The problem with temporary solutions: Kludgeocracy

Steven Teles of John Hopkins points out, the problem with our government is not that it's too big or badly intentioned. The problem is that it tries to find temporary solutions to permanent problems. 

You can’t solve a problem until you can name it. We have names for one axis of our politics — right vs. left, big versus small government. But voters and politicians have no name for what should be an equally important set of questions that cuts straight through those ideological divisions, which is complexity versus simplicity. The name, for a lack of a better alternative, is kludgeocracy.

The dictionary tells us that a kludge is “an ill-assorted collection of parts assembled to fulfill a particular purpose…a clumsy but temporarily effective solution to a particular fault or problem.” The term comes out of the world of computer programming, where a kludge is an inelegant patch put in place to be backward compatible with the rest of a system. When you add up enough kludges, you get a very complicated program, one that is hard to understand and subject to crashes.

Example? How about our government's Byzantine attempt to do something about climate change? Matt Yglesias in Slate details how the Republican Right's successful efforts to turn action on climate change into a partisan effort means that the Obama administration is forced to regulate unfairly. 

Back in the winter of 2008–09, environmentalists and members of the
Obama transition team never would have imagined aggressive use of Clean
Air Act
regulation as the centerpiece of their climate-change policy—for
the very good reason that it’s a bad way to make climate-change policy.
The idea, instead, was that the threat of EPA regulation would bring
stakeholders to the table and lay the groundwork for a comprehensive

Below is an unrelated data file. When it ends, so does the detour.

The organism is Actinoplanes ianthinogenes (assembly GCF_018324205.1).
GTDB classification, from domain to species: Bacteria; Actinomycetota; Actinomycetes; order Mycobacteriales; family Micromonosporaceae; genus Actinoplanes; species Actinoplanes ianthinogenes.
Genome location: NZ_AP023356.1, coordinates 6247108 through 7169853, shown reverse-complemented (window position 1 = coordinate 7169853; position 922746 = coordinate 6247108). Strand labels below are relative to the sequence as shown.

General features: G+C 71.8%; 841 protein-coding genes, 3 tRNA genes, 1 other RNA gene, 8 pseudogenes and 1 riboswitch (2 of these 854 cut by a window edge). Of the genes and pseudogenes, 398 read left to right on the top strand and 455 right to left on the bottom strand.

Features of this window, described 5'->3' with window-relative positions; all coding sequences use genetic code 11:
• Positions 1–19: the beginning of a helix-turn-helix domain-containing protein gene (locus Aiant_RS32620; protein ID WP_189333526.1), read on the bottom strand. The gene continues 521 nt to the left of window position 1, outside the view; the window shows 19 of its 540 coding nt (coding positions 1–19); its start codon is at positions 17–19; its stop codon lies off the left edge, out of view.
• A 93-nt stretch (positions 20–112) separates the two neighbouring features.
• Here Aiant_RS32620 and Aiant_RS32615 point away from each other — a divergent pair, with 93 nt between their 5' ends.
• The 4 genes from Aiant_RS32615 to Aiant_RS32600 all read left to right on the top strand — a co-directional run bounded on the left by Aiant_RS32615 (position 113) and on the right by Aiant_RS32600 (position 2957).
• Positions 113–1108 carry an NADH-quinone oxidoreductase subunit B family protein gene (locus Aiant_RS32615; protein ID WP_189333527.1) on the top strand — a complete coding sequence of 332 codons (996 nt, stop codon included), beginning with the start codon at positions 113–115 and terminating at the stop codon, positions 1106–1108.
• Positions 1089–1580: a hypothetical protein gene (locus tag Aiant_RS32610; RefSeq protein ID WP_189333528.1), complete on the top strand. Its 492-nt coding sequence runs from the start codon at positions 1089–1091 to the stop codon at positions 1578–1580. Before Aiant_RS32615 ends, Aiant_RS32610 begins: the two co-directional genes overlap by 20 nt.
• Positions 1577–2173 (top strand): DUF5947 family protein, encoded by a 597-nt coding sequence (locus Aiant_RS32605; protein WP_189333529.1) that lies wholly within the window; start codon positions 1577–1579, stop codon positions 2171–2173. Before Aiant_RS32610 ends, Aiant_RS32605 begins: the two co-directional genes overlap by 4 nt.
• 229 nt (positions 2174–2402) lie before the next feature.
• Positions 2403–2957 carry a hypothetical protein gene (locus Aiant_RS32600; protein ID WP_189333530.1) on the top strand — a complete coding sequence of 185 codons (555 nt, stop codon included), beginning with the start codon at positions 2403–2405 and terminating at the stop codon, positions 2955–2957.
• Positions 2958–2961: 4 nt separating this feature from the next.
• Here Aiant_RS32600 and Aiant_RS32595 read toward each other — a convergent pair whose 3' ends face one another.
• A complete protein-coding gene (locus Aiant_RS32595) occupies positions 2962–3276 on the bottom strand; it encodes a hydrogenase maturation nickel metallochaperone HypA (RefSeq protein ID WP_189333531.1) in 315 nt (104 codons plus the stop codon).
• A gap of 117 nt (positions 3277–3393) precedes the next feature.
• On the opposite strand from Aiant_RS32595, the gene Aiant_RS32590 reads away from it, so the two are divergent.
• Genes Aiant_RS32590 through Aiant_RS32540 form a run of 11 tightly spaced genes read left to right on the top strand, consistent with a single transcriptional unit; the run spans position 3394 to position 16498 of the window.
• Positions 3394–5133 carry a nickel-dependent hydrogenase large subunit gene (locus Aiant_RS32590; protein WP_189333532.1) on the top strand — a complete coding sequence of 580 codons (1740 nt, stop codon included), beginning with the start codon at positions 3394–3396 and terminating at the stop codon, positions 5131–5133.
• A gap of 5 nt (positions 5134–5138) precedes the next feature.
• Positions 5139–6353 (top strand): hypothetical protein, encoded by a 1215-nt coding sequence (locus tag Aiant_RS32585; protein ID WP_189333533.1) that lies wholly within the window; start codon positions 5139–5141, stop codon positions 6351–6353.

bill. The exact same logic pertains today.

The basic problem with the EPA approach is that any new rules that
will have a meaningful environmental impact—rules that would require
existing coal-fired plants to shut down or curtail their operations—are
going to have large financial costs. And those costs will not be borne
evenly. Some parts of the country have a much more coal-based power grid
than others and will see disproportionately higher prices.
Manufacturing firms that use a lot of electricity face the risk that
pollution will be essentially “outsourced” to less regulated countries.
Most of all, higher electricity prices affect different households very
differently.

According to the Consumer Expenditure Survey,
the poorest one-fifth of households spends about half as much per year
on electricity as the richest one-fifth of households. But that richest
one-fifth earns about 15 times more money and spends four to five times
as much on an annual basis. For regulations to have a big impact they’ll
need to shut down some of the dirtiest plants and at least temporarily
increase electricity prices—a move that will have a much harsher impact
on the poor, the Southeast, and the Midwest than on prosperous people on
the low-carbon West Coast.

Kludgeocracy in action.

Published by Kit Stolz

I'm a freelance reporter and writer based in Ventura County.

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